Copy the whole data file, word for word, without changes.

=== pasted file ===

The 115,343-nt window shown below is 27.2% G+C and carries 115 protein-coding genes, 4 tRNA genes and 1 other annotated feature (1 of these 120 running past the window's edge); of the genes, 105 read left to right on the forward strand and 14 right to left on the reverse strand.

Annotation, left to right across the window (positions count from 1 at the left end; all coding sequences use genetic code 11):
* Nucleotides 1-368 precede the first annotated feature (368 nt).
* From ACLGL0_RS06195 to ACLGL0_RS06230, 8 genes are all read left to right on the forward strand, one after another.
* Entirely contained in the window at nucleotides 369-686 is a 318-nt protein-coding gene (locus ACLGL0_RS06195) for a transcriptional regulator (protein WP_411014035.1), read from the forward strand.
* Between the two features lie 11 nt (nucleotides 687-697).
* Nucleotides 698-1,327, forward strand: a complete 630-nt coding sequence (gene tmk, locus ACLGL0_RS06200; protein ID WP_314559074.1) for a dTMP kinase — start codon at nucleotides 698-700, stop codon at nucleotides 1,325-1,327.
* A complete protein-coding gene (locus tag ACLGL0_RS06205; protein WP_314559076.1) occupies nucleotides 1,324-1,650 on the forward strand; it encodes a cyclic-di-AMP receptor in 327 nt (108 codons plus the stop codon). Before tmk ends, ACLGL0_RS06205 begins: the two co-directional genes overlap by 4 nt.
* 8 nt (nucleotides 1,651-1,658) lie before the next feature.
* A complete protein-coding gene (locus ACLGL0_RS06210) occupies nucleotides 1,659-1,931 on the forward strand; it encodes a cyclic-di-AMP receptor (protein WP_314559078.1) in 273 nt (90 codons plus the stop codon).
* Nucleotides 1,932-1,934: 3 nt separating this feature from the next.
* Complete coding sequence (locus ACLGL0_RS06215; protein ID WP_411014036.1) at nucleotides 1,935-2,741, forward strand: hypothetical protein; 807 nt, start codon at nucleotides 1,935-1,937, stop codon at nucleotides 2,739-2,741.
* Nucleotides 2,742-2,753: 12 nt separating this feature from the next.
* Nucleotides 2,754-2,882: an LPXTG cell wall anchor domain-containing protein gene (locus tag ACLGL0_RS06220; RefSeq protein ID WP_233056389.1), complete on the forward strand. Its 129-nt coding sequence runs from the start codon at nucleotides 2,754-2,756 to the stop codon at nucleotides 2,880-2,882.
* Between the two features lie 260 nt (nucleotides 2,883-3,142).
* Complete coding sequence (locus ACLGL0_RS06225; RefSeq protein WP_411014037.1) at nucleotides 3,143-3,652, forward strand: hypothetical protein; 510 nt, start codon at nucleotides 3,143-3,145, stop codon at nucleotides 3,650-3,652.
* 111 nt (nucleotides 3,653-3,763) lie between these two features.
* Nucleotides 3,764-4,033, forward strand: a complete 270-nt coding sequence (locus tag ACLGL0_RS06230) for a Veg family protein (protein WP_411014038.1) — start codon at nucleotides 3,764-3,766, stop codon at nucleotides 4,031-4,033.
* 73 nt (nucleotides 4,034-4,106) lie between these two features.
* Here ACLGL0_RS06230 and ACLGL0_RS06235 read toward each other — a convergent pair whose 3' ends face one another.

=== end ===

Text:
The 115,343-nt window shown below is 27.2% G+C and carries 115 protein-coding genes, 4 tRNA genes and 1 other annotated feature (1 of these 120 running past the window's edge); of the genes, 105 read left to right on the forward strand and 14 right to left on the reverse strand.

Annotation, left to right across the window (positions count from 1 at the left end; all coding sequences use genetic code 11):
* Nucleotides 1-368 precede the first annotated feature (368 nt).
* From ACLGL0_RS06195 to ACLGL0_RS06230, 8 genes are all read left to right on the forward strand, one after another.
* Entirely contained in the window at nucleotides 369-686 is a 318-nt protein-coding gene (locus ACLGL0_RS06195) for a transcriptional regulator (protein WP_411014035.1), read from the forward strand.
* Between the two features lie 11 nt (nucleotides 687-697).
* Nucleotides 698-1,327, forward strand: a complete 630-nt coding sequence (gene tmk, locus ACLGL0_RS06200; protein ID WP_314559074.1) for a dTMP kinase — start codon at nucleotides 698-700, stop codon at nucleotides 1,325-1,327.
* A complete protein-coding gene (locus tag ACLGL0_RS06205; protein WP_314559076.1) occupies nucleotides 1,324-1,650 on the forward strand; it encodes a cyclic-di-AMP receptor in 327 nt (108 codons plus the stop codon). Before tmk ends, ACLGL0_RS06205 begins: the two co-directional genes overlap by 4 nt.
* 8 nt (nucleotides 1,651-1,658) lie before the next feature.
* A complete protein-coding gene (locus ACLGL0_RS06210) occupies nucleotides 1,659-1,931 on the forward strand; it encodes a cyclic-di-AMP receptor (protein WP_314559078.1) in 273 nt (90 codons plus the stop codon).
* Nucleotides 1,932-1,934: 3 nt separating this feature from the next.
* Complete coding sequence (locus ACLGL0_RS06215; protein ID WP_411014036.1) at nucleotides 1,935-2,741, forward strand: hypothetical protein; 807 nt, start codon at nucleotides 1,935-1,937, stop codon at nucleotides 2,739-2,741.
* Nucleotides 2,742-2,753: 12 nt separating this feature from the next.
* Nucleotides 2,754-2,882: an LPXTG cell wall anchor domain-containing protein gene (locus tag ACLGL0_RS06220; RefSeq protein ID WP_233056389.1), complete on the forward strand. Its 129-nt coding sequence runs from the start codon at nucleotides 2,754-2,756 to the stop codon at nucleotides 2,880-2,882.
* Between the two features lie 260 nt (nucleotides 2,883-3,142).
* Complete coding sequence (locus ACLGL0_RS06225; RefSeq protein WP_411014037.1) at nucleotides 3,143-3,652, forward strand: hypothetical protein; 510 nt, start codon at nucleotides 3,143-3,145, stop codon at nucleotides 3,650-3,652.
* 111 nt (nucleotides 3,653-3,763) lie between these two features.
* Nucleotides 3,764-4,033, forward strand: a complete 270-nt coding sequence (locus tag ACLGL0_RS06230) for a Veg family protein (protein WP_411014038.1) — start codon at nucleotides 3,764-3,766, stop codon at nucleotides 4,031-4,033.
* 73 nt (nucleotides 4,034-4,106) lie between these two features.
* Here ACLGL0_RS06230 and ACLGL0_RS06235 read toward each other — a convergent pair whose 3' ends face one another.